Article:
Ellen Hopkins has made an appearance at Barnes and Noble Bella Terra in Huntington Beach, CA on Janury 27, 2017 (7p.m.) to feature her newest young adult novel, The You I’ve Never Known. This is one of her first stops on her roughly two week journey to share her story with high school students and share about her new book as well as the writing process at various book signings.
As a future educator wanting to teach in the area, I was excited to hear that Ellen Hopkins got to visit two of the high school campuses in the area. Being the iconic figure she is in young adult fiction, it is the real stories behind the scenes that make the novels so true to the heart and real, and that is just what many adolescents need.
Her first novel, Crank, was a close-to-home novel in Ellen’s own experiences, and it is the true story of her and her daughter that she shares with the students at the high schools.
Her newest novel, The You I’ve Never Known, is also based on true events from her life. This is the second time I have had the pleasure of meeting Ellen Hopkins, and both times she has done a short reading of the first few pages of her newest novel (at the time). She is an excellent reader and reading her iconic poetry format is always an enjoyable listen. The novel is based on the experience that Ellen had when her own daughter was kidnapped by a father who did not have custody. The girl was only three and could not have possibly understood what was going on, becoming a victim for nearly three years, until Ellen went into the school her daughter was in, after finally finding her, and stole her back.
While this may give away the novel a little bit, the twist is still one of those Ellen Hopkins-worthy twists that have the reader eating up the last couple hundred pages, but all that good information on the book itself will be in my review of The You I’ve Never Known.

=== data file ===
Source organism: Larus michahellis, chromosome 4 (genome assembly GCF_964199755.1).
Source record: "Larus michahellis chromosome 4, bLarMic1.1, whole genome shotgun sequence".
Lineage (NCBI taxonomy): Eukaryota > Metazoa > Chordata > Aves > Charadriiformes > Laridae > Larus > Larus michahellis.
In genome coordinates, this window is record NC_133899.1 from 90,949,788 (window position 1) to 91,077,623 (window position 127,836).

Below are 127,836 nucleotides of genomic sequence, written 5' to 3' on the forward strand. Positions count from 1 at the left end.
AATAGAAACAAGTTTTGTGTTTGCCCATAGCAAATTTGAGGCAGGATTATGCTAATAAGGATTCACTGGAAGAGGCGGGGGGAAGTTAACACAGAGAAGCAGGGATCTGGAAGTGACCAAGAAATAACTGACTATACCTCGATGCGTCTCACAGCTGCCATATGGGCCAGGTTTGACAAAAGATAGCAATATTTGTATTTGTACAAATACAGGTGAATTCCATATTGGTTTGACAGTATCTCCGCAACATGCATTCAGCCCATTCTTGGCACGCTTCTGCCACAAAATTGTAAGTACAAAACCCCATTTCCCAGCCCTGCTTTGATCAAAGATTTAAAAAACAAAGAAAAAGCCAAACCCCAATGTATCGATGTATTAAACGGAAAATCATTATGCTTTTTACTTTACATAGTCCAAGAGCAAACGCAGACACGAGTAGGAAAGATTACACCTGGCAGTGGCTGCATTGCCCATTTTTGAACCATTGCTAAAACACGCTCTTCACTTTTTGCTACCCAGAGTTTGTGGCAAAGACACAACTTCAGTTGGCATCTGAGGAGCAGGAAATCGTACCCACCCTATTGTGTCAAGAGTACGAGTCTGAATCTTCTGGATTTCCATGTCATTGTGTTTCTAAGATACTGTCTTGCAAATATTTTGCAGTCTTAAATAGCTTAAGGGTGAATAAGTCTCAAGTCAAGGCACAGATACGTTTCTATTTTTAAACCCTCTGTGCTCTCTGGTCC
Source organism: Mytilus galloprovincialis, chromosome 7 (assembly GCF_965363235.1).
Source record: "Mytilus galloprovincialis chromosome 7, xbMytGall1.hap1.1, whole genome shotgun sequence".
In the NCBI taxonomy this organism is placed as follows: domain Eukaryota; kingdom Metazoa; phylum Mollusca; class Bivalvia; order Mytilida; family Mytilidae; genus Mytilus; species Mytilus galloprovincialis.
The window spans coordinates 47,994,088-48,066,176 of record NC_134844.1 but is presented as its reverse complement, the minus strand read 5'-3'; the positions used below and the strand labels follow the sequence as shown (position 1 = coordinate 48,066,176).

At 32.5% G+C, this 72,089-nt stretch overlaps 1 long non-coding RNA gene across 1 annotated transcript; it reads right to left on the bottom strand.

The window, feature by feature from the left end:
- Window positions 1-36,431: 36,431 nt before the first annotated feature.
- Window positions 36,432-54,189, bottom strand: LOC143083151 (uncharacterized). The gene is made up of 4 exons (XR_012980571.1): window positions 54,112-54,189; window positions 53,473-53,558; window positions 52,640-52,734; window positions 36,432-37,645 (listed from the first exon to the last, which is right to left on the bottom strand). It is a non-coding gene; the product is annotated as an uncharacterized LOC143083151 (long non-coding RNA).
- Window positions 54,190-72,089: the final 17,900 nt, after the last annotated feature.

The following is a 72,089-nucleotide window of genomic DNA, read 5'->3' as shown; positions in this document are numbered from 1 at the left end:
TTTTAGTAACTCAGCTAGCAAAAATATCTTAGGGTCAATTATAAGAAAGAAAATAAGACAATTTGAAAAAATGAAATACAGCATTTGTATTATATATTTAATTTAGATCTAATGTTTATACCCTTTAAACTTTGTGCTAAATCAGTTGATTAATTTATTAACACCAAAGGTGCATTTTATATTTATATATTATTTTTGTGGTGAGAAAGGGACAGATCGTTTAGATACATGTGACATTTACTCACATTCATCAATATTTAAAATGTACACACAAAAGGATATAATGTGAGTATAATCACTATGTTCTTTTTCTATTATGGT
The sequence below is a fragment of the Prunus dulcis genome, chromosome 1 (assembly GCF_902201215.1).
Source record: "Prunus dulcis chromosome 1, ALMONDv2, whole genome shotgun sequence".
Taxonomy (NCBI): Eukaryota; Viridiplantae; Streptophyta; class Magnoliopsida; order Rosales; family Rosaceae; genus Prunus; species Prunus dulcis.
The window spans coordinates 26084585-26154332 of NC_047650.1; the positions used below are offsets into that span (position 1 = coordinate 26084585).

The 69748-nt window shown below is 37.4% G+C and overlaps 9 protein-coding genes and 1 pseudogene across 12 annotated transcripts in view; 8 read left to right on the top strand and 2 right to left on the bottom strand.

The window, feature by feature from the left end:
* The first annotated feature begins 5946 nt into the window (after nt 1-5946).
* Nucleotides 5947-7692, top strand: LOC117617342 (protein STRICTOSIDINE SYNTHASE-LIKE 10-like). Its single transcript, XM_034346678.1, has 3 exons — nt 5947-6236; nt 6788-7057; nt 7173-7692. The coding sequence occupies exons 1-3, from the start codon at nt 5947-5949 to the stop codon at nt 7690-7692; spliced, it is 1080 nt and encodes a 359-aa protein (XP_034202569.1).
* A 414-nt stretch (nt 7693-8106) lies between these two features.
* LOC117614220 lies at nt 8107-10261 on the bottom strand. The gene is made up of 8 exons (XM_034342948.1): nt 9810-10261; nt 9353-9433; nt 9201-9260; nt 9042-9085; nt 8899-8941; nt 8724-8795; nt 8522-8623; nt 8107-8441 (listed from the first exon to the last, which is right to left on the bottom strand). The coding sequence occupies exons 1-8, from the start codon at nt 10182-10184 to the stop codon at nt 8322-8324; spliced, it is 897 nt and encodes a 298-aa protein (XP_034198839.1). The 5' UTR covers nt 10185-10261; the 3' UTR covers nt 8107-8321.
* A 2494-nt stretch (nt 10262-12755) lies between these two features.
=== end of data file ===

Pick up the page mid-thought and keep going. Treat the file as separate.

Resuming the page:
Of course, there were quite a number of young people present, and many in the crowd ask questions about writing and publishing. Ellen offers the same information most authors offer, but with a few acceptations. She recommends traditional publishing if you really want your work to be seen and have time to write more. Self-publishing is hard. It’s an option, but it’s also a lot of work that you may not have time for. She also shared how she edits. Since her stories are written in poetry snippets, Ellen revises very carefully as she writes. Unlike a regular novel where you can go back and add things or take things out as needed, it is very hard to do such a thing with the way she segues her poems with such precision.
The other story she shared was how she was picked up as an author in the first place. She has written a great deal of non-fiction before, but when someone saw her first few pages of Crank, they wanted the whole thing within a certain deadline. Once it was finished, it was a major hit and is still a bestseller today.
It is always a pleasure to be graced with the works of Ellen Hopkins, and I (among many) will continue to look forward to the stories she has to share next.